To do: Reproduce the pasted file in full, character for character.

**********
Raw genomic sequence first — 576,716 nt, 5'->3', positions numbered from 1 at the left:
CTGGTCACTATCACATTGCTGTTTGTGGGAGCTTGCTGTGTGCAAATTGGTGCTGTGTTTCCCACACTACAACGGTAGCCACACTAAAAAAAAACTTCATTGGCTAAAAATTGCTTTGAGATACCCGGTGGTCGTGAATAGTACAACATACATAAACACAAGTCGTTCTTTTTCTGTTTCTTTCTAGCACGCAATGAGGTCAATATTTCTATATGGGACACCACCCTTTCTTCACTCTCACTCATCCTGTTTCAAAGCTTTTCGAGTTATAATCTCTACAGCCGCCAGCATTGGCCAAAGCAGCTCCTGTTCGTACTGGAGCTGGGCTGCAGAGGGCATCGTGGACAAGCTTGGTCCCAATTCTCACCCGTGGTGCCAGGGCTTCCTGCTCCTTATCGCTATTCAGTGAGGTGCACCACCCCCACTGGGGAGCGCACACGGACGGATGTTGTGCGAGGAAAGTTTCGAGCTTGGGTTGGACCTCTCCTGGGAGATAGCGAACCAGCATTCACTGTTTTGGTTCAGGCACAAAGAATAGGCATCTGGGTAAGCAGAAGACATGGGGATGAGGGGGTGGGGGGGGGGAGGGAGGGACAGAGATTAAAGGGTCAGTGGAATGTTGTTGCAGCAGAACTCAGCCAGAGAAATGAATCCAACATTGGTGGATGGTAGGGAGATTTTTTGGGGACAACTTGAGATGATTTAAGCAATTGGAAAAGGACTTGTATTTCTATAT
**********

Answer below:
Raw genomic sequence first — 576,716 nt, 5'->3', positions numbered from 1 at the left:
CTGGTCACTATCACATTGCTGTTTGTGGGAGCTTGCTGTGTGCAAATTGGTGCTGTGTTTCCCACACTACAACGGTAGCCACACTAAAAAAAAACTTCATTGGCTAAAAATTGCTTTGAGATACCCGGTGGTCGTGAATAGTACAACATACATAAACACAAGTCGTTCTTTTTCTGTTTCTTTCTAGCACGCAATGAGGTCAATATTTCTATATGGGACACCACCCTTTCTTCACTCTCACTCATCCTGTTTCAAAGCTTTTCGAGTTATAATCTCTACAGCCGCCAGCATTGGCCAAAGCAGCTCCTGTTCGTACTGGAGCTGGGCTGCAGAGGGCATCGTGGACAAGCTTGGTCCCAATTCTCACCCGTGGTGCCAGGGCTTCCTGCTCCTTATCGCTATTCAGTGAGGTGCACCACCCCCACTGGGGAGCGCACACGGACGGATGTTGTGCGAGGAAAGTTTCGAGCTTGGGTTGGACCTCTCCTGGGAGATAGCGAACCAGCATTCACTGTTTTGGTTCAGGCACAAAGAATAGGCATCTGGGTAAGCAGAAGACATGGGGATGAGGGGGTGGGGGGGGGGAGGGAGGGACAGAGATTAAAGGGTCAGTGGAATGTTGTTGCAGCAGAACTCAGCCAGAGAAATGAATCCAACATTGGTGGATGGTAGGGAGATTTTTTGGGGACAACTTGAGATGATTTAAGCAATTGGAAAAGGACTTGTATTTCTATAT